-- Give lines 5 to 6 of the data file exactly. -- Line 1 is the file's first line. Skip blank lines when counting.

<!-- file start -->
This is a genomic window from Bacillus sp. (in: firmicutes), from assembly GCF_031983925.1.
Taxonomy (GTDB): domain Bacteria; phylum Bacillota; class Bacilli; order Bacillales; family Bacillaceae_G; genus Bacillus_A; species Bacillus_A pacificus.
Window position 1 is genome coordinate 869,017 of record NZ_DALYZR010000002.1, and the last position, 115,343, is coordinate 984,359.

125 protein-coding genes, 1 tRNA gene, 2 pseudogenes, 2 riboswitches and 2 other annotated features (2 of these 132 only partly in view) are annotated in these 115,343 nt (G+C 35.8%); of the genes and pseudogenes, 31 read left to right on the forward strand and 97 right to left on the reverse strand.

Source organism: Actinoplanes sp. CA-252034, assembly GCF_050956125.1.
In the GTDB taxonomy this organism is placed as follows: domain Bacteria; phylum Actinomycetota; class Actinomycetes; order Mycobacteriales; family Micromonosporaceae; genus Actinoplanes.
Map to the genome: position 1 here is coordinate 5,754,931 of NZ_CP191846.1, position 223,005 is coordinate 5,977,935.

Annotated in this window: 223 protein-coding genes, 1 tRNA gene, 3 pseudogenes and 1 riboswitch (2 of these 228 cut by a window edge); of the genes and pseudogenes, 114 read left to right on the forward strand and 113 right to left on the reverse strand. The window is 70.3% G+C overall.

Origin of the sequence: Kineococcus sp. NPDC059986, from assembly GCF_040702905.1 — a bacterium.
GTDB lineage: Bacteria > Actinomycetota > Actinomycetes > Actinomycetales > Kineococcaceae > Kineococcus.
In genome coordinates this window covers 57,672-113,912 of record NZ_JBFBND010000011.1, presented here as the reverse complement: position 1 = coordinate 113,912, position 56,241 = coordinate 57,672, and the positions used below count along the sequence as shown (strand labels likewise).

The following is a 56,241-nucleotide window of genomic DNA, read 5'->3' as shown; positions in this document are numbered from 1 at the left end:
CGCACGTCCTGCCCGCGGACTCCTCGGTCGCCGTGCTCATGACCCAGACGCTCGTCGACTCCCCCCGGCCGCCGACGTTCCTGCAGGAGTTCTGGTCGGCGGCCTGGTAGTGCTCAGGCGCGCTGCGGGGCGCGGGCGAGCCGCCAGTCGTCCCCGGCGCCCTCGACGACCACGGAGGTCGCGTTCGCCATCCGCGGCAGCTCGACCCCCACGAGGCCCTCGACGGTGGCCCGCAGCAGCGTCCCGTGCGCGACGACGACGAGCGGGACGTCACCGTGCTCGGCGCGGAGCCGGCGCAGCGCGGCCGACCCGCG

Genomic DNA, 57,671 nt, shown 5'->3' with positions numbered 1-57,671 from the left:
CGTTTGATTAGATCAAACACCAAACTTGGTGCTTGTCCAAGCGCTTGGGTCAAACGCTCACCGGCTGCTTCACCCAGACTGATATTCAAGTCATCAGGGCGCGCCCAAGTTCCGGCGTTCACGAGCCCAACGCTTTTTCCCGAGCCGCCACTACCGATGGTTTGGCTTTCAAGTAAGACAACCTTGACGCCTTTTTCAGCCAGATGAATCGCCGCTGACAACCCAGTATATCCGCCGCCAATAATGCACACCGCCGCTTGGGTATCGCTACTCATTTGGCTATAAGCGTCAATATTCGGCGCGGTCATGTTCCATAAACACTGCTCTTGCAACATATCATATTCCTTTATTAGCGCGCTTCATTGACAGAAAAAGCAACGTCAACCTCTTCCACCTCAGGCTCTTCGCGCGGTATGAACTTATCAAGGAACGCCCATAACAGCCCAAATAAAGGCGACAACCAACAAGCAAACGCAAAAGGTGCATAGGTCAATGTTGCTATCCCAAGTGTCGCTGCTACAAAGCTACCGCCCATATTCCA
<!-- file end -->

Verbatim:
Source organism: Actinoplanes sp. CA-252034, assembly GCF_050956125.1.
In the GTDB taxonomy this organism is placed as follows: domain Bacteria; phylum Actinomycetota; class Actinomycetes; order Mycobacteriales; family Micromonosporaceae; genus Actinoplanes.